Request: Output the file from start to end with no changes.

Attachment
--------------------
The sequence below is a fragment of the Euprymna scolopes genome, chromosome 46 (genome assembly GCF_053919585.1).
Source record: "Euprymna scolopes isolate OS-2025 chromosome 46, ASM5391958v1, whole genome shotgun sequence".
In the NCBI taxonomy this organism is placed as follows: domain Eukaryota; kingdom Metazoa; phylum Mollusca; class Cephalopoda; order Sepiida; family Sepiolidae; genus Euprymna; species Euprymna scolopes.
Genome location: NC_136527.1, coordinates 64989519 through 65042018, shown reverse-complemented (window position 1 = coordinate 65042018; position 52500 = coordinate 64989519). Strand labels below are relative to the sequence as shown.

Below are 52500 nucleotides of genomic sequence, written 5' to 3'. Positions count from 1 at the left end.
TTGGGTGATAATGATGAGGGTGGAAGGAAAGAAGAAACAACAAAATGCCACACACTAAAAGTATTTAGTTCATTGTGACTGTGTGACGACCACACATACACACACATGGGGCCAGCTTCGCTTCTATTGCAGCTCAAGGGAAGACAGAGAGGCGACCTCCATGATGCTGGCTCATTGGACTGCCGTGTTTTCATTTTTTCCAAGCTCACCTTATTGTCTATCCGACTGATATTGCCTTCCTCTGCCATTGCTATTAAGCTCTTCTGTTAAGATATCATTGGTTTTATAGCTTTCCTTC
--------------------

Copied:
The sequence below is a fragment of the Euprymna scolopes genome, chromosome 46 (genome assembly GCF_053919585.1).
Source record: "Euprymna scolopes isolate OS-2025 chromosome 46, ASM5391958v1, whole genome shotgun sequence".
In the NCBI taxonomy this organism is placed as follows: domain Eukaryota; kingdom Metazoa; phylum Mollusca; class Cephalopoda; order Sepiida; family Sepiolidae; genus Euprymna; species Euprymna scolopes.
Genome location: NC_136527.1, coordinates 64989519 through 65042018, shown reverse-complemented (window position 1 = coordinate 65042018; position 52500 = coordinate 64989519). Strand labels below are relative to the sequence as shown.

Below are 52500 nucleotides of genomic sequence, written 5' to 3'. Positions count from 1 at the left end.
TTGGGTGATAATGATGAGGGTGGAAGGAAAGAAGAAACAACAAAATGCCACACACTAAAAGTATTTAGTTCATTGTGACTGTGTGACGACCACACATACACACACATGGGGCCAGCTTCGCTTCTATTGCAGCTCAAGGGAAGACAGAGAGGCGACCTCCATGATGCTGGCTCATTGGACTGCCGTGTTTTCATTTTTTCCAAGCTCACCTTATTGTCTATCCGACTGATATTGCCTTCCTCTGCCATTGCTATTAAGCTCTTCTGTTAAGATATCATTGGTTTTATAGCTTTCCTTC